Will The Melt be the next Chipotle?
However the queue seems a little unusual—on two counts. First, office workers seem to be falling over themselves to pay top-dollar for something they could almost as easily make themselves—melted cheese on toast. Second, The Melt restaurant has installed a high-tech ordering system that means there should, in fact, never be a need to stand in line—you can just scan a code displayed on your smartphone’s screen and your order is on its way. […]
After all, the previous business [Jonathan Kaplan] started—the Flip video camera—was successful, despite there being no perceived need for another camcorder at the time. But millions of people soon “got” the simple one-button recording of the Flip and he thinks they are likely to adapt to online meal purchasing in the same short order.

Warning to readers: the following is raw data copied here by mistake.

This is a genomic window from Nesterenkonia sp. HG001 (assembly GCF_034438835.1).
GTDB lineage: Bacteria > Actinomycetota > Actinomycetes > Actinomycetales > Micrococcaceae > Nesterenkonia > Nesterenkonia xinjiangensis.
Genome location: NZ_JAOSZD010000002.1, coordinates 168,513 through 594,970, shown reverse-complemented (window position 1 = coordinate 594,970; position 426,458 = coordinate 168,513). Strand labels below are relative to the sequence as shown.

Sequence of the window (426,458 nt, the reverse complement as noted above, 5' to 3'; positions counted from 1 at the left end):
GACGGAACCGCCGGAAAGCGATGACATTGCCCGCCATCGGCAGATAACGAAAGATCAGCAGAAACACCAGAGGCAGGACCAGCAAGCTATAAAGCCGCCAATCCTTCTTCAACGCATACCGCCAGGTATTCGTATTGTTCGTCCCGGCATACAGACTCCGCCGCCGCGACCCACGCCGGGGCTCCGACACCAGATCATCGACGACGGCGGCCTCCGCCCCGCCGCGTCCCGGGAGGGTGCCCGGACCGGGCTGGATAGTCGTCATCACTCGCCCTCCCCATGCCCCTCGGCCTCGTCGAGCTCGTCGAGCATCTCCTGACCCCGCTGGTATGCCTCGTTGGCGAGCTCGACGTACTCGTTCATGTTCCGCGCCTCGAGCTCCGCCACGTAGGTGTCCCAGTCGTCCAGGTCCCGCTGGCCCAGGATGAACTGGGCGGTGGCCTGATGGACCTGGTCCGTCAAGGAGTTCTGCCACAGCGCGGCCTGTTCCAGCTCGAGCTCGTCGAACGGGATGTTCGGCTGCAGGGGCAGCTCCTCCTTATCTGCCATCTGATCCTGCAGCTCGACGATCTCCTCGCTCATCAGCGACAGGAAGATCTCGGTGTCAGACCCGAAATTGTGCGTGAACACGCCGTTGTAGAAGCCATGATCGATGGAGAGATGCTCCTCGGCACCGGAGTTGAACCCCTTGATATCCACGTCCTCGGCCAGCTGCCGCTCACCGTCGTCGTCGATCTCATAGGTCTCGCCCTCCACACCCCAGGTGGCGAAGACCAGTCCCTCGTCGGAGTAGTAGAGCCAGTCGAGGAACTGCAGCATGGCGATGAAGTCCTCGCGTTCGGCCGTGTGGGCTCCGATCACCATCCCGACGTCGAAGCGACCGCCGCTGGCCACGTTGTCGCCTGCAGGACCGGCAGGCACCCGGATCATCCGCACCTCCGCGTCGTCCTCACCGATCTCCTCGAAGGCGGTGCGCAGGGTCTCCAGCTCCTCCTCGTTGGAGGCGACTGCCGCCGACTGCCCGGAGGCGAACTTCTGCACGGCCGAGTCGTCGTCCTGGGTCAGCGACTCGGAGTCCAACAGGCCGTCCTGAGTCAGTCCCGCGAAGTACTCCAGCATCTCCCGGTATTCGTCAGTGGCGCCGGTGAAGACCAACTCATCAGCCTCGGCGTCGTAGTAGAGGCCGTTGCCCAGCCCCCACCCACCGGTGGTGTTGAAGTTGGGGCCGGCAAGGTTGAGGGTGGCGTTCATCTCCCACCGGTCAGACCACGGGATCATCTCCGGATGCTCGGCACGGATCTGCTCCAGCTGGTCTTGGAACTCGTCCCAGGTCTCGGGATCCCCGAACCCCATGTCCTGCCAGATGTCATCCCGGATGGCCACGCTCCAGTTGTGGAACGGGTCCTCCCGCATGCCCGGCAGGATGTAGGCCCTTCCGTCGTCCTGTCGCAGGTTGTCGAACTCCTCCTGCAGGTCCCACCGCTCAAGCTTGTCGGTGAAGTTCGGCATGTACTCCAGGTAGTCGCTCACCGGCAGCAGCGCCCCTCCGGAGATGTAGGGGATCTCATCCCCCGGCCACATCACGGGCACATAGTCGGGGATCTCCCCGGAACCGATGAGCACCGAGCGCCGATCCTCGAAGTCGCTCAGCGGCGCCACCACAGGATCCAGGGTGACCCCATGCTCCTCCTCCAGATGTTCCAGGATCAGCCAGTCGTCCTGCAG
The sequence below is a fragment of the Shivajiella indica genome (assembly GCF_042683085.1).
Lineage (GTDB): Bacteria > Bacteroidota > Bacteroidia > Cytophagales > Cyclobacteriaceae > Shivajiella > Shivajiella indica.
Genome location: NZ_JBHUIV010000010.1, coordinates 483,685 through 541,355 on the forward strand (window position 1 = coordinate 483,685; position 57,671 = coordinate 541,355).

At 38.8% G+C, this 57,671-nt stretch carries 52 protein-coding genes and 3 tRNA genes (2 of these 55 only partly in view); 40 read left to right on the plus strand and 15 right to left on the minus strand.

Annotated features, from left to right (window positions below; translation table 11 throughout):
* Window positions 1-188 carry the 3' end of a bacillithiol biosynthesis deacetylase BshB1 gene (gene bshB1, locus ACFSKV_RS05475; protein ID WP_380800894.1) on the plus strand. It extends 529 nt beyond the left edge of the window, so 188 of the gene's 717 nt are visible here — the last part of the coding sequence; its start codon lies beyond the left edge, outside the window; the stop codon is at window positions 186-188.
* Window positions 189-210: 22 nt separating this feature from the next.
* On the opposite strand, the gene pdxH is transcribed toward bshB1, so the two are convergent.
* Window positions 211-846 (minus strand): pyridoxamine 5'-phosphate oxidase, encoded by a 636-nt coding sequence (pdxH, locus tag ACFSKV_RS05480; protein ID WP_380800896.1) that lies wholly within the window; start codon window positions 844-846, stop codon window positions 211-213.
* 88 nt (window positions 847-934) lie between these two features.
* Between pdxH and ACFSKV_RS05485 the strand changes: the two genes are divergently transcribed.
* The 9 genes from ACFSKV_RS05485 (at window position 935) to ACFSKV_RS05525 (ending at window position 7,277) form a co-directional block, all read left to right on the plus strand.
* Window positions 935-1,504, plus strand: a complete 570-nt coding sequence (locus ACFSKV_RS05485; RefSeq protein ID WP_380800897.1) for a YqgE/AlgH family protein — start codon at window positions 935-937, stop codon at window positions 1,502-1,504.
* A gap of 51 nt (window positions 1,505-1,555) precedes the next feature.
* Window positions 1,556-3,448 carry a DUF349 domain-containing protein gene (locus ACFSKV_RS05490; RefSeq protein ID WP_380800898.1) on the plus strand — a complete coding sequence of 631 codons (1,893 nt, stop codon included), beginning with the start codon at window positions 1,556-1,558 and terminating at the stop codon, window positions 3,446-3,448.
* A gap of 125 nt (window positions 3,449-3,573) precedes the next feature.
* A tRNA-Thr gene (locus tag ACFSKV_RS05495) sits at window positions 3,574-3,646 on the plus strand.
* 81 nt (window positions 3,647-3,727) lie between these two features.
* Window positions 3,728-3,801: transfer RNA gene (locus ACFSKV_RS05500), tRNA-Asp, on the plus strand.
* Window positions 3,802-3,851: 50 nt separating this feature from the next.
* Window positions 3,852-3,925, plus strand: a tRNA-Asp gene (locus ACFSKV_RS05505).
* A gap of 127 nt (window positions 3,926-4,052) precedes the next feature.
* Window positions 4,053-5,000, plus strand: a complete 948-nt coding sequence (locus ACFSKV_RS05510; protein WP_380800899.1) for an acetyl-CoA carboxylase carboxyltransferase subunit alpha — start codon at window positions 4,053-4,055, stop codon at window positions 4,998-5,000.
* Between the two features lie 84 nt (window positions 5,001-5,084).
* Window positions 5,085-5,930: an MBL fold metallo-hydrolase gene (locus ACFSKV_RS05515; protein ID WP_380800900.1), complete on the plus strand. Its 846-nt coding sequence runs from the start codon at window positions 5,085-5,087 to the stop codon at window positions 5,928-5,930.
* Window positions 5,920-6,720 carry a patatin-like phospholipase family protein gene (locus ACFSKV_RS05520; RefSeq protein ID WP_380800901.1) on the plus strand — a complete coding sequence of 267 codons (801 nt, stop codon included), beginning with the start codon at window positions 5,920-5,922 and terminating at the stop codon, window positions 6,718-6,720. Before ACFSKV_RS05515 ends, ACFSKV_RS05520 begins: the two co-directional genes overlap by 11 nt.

It’s not about whether or not you like one chain’s burritos, it’s about the fact that the food service industry does in fact exhibit innovation, substitution of labor for capital on some margins, etc. Chain restaurants are coded as low status, but that’s because figuring out how to make good food at scale is difficult. Over time we’ve moved up the quality curve. Improvements in this field are much more likely to improve our lives than the much-wished-for revival of cooking. The FT notes that San Francisco office workers “could” make grilled cheese for themselves “almost” as easily. But time is scarce. Saving even small amounts of time is worthwhile to people. I really enjoy cooking, but one reason I enjoy it is precisely that I’m not preparing multiple meals per day day-in and day-out.